It could happen anywhere – a deadly chemical spill from an industrial plant that leads to widespread contaminated water. Although news media have not reported such incidents recently in California, residents of West Virginia have been suffering inconvenience and illness because of a reported leak into the Elk River in early January. Now, several business litigation suits have been filed against the company that is allegedly responsible for the contamination, Freedom Industries. The West Virginia American Water Company is also under fire from some plaintiffs.
Attorneys throughout the region are fielding complaints from scores of litigants, many of whom are claiming economic loss and health problems because of the water contamination. Freedom Industries is accused of spilling about 7,500 gallons of 4-methylcyclohexane methanol into the Elk River, which flows through the state’s capitol of Charleston. Businesses in the area say they have suffered economic loss because of the spill, with several already banding together to sue the responsible parties after the Jan. 9 incident. An investigation into the matter is still pending, as officials are not entirely sure how the chemical came to be released into the major water source.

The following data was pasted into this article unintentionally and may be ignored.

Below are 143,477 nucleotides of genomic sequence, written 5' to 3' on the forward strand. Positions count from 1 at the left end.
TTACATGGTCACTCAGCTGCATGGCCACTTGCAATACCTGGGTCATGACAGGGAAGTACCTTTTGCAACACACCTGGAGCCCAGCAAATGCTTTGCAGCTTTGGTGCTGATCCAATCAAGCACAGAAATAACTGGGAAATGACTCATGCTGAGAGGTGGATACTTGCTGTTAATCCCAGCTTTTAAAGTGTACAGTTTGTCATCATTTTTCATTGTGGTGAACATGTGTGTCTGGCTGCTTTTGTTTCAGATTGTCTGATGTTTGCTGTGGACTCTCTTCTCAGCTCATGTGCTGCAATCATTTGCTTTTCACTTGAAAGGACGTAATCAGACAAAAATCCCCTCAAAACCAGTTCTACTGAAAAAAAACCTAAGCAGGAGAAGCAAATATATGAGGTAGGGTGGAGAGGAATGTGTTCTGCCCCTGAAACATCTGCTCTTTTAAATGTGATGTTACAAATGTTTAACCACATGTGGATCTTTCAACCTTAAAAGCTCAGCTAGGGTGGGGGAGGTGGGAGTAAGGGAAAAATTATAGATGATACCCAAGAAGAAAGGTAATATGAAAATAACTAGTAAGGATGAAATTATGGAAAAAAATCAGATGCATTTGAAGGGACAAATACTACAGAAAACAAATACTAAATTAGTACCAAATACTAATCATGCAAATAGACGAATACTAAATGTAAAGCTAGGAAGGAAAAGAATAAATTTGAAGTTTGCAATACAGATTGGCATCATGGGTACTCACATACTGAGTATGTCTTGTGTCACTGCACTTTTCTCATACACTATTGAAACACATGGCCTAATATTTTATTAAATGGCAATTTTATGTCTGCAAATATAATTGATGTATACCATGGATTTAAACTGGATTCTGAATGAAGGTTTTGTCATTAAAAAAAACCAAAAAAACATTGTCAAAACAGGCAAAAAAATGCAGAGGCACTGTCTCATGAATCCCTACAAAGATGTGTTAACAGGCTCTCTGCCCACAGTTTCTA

Other lawsuits include allegations that the water contamination caused serious health concerns. One man was unable to receive a scheduled kidney transplant, for instance, which he claims caused him serious continued pain and suffering. The man had inadvertently consumed some of the tainted water, so he was unable to receive the kidney transplant.
Freedom Industries can expect to face a series of business tort and litigation actions in connection with this breach of public trust. Scores of local residents suffered economic and personal loss because of the environmental contamination. Victims of such environmental events in California may be able to recover damages for loss of income and a variety of other claims; a qualified business attorney in that state can help these plaintiffs learn more.
Source: The State Journal, “Water crisis litigation quickly accumulates” Linda Harris, Jan. 17, 2014